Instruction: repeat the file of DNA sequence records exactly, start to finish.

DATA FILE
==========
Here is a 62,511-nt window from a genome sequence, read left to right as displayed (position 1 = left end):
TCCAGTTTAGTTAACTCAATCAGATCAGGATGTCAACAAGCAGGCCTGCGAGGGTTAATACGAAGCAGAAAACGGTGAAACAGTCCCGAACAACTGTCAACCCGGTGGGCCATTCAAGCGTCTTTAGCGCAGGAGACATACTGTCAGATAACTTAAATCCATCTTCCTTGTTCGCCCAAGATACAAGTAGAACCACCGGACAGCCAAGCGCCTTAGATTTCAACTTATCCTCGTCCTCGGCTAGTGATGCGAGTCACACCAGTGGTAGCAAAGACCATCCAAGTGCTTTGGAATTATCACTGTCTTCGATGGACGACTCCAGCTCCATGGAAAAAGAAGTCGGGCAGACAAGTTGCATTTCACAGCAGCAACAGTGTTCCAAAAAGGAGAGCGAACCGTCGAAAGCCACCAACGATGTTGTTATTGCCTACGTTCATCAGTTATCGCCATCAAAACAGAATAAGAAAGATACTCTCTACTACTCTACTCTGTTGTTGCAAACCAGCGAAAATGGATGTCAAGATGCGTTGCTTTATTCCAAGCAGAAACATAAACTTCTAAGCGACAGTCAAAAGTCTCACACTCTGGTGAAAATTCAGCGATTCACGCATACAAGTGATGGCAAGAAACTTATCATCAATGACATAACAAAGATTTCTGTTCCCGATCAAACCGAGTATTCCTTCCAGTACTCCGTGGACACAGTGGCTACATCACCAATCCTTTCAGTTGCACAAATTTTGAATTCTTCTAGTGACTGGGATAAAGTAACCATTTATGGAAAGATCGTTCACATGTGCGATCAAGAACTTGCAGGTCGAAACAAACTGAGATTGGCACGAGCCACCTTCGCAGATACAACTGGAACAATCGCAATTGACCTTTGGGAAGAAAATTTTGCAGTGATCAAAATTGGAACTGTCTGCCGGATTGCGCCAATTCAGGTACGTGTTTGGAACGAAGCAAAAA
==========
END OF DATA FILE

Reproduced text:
Here is a 62,511-nt window from a genome sequence, read left to right as displayed (position 1 = left end):
TCCAGTTTAGTTAACTCAATCAGATCAGGATGTCAACAAGCAGGCCTGCGAGGGTTAATACGAAGCAGAAAACGGTGAAACAGTCCCGAACAACTGTCAACCCGGTGGGCCATTCAAGCGTCTTTAGCGCAGGAGACATACTGTCAGATAACTTAAATCCATCTTCCTTGTTCGCCCAAGATACAAGTAGAACCACCGGACAGCCAAGCGCCTTAGATTTCAACTTATCCTCGTCCTCGGCTAGTGATGCGAGTCACACCAGTGGTAGCAAAGACCATCCAAGTGCTTTGGAATTATCACTGTCTTCGATGGACGACTCCAGCTCCATGGAAAAAGAAGTCGGGCAGACAAGTTGCATTTCACAGCAGCAACAGTGTTCCAAAAAGGAGAGCGAACCGTCGAAAGCCACCAACGATGTTGTTATTGCCTACGTTCATCAGTTATCGCCATCAAAACAGAATAAGAAAGATACTCTCTACTACTCTACTCTGTTGTTGCAAACCAGCGAAAATGGATGTCAAGATGCGTTGCTTTATTCCAAGCAGAAACATAAACTTCTAAGCGACAGTCAAAAGTCTCACACTCTGGTGAAAATTCAGCGATTCACGCATACAAGTGATGGCAAGAAACTTATCATCAATGACATAACAAAGATTTCTGTTCCCGATCAAACCGAGTATTCCTTCCAGTACTCCGTGGACACAGTGGCTACATCACCAATCCTTTCAGTTGCACAAATTTTGAATTCTTCTAGTGACTGGGATAAAGTAACCATTTATGGAAAGATCGTTCACATGTGCGATCAAGAACTTGCAGGTCGAAACAAACTGAGATTGGCACGAGCCACCTTCGCAGATACAACTGGAACAATCGCAATTGACCTTTGGGAAGAAAATTTTGCAGTGATCAAAATTGGAACTGTCTGCCGGATTGCGCCAATTCAGGTACGTGTTTGGAACGAAGCAAAAA